Fresh approach to Edinburgh Christmas market and Hogmanay agreed

It comes after the company responsible for organising festive stalls and amusements around the city centre last year was unable to follow through on parts of the agreement.

Fresh approach to Edinburgh Christmas market and Hogmanay agreed iStock

A fresh approach to delivering Edinburgh’s Christmas market and Hogmanay celebrations has been agreed which the council says will avoid the contract chaos of previous years.

The new model will make more room for negotiations with contractors before deals are finalised.

It comes after the company responsible for organising festive stalls and amusements around the city centre last year was unable to follow through on parts of the agreement – including a commitment to install a zip line on George Street – and walked away with just weeks to go until the winter festival kicked off.

Councillors debated how the event could be better planned and managed in future at the culture and communities committee on Thursday.

And they rejected proposals for the council run Edinburgh’s Christmas itself, a move which officials said the authority didn’t currently have the money or “skills or expertise” to pull off.

Members also voted against an SNP plan to set up a new arms-length organisation in partnership with an existing commercial operator to oversee delivery of events in the capital, including the Christmas markets.

David Waddell, senior culture and events officer, said whilst in-housing – the model used in Edinburgh until 2010 – would give the council “full control” it would come with “significant set up costs”.

He said: “We’re not currently set up to deliver that so we would need to make sure that that’s suitably resourced and it also means that the council would be responsible for all the financial risks.”

The alternative procurement approach supported by officials, he added, would bring “significant operational and financial benefits” and allow negotiations to take place between the council and potential contract bidders which are not possible under the existing tender process.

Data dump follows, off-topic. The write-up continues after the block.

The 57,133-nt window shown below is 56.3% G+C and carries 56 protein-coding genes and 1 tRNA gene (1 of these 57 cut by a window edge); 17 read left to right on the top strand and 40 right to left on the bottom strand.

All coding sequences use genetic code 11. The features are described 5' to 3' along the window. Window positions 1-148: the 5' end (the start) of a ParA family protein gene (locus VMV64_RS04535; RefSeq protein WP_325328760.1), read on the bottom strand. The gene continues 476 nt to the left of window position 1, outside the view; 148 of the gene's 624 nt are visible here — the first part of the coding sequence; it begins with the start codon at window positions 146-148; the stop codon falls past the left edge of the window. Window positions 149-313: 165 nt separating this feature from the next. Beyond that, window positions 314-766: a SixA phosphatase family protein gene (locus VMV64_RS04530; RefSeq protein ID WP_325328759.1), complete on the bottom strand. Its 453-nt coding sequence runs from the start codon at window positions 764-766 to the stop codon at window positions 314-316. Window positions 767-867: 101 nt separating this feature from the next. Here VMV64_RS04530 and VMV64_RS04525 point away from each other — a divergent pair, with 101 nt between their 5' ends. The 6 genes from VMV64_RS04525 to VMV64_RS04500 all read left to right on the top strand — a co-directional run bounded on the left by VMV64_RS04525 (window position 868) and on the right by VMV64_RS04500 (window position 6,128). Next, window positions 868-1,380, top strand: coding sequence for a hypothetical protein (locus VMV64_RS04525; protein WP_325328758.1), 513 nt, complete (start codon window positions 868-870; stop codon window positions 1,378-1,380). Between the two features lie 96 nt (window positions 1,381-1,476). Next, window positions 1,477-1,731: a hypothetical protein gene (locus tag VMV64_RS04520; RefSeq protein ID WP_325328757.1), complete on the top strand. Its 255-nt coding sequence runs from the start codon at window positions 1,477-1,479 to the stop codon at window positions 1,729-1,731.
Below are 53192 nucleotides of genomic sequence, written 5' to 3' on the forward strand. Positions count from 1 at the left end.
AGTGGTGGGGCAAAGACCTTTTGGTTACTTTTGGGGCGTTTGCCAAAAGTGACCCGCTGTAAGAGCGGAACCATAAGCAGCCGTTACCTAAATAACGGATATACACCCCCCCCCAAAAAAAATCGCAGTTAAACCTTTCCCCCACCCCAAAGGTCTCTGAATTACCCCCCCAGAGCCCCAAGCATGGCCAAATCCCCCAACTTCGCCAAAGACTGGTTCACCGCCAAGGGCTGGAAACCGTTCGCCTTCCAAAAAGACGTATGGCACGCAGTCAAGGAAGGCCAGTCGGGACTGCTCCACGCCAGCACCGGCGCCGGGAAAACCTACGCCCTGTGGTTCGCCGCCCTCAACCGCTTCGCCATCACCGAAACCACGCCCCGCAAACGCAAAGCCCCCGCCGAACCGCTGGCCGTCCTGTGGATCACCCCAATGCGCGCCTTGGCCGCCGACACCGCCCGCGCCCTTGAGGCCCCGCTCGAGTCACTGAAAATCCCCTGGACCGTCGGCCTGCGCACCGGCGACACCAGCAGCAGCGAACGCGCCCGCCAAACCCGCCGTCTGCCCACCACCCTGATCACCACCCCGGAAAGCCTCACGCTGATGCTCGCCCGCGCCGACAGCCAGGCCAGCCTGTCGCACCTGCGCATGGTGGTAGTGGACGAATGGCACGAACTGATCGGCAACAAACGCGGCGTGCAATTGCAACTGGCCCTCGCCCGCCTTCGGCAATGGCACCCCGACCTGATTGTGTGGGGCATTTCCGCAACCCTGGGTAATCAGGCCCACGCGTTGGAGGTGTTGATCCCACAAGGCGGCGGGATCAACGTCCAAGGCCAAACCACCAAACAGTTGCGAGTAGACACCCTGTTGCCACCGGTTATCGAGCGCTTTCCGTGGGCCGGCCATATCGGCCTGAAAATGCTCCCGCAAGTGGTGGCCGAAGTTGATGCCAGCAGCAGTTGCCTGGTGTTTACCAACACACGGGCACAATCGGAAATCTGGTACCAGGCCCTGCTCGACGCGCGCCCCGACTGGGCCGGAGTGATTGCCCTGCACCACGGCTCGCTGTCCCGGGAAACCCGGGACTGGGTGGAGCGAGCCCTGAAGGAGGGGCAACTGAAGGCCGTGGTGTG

He said: “There’s a period of negotiation and a process that allows us through the development of the final offer that’s come into us to shape that and arrive at a point that we set out to achieve.”

Mr Waddell said this would “transfer some of that element of control” to contractors however added with “careful contract management” this could be mitigated.

He told the committee that time was the “single biggest lesson learned” from last year’s fiasco and said it was crucial to not rush the process and “get what we set out to achieve”.

The SNP group tabled a plan for the winter festivals to be run as a joint venture between the council and an external events operator who would hold equal shares in a new company to “maximise benefit while delivering viable, sustainable events”.

However Paul Lawrence, executive director of place, said this would bring financial risk to the council at a time when it is “so strapped for cash”.

He said: “Our professional advice is if we can get the outcomes without importing the risk to the council, our recommendation is that’s what we do.”

SNP councillor Finlay McFarlane remarked the council could appear “toothless” when it came to ensuring contractors met their commitments.

He said: “When we set very clear expectations and goals, what we end up with never seems to be quite right. Why do we end up with plastic trees and crash barriers on the High Street?

“Can we not be more bullish as a council?  We have a historic UNESCO World Heritage Site city that we’re allowing a commercial company to come in and, presumably, make quite a lot of money off of.”

Mr Lawrence replied: “It may be if we are overly bullish the amount of people who will be interested will be limited and that will limit our choice, that’s a good thing and bad thing.”

He said the negotiated procurement model would give the council the chance to “strongly set out our stall out and then talk to providers and challenge them creatively and then have a detailed product”.

The Labour administration’s 2022 council manifesto promised to “end contracts with large scale events organisations for events such as the Christmas Market and Hogmanay” which culture and communities convener Val Walker said she still supported.

However, she said the council was “not in a position right now to take that decision,” adding: “We are cutting services.

“I don’t want us to incur any extra cost at a time at a time where we could provide to the cultural sector and to the wider Edinburgh community.”

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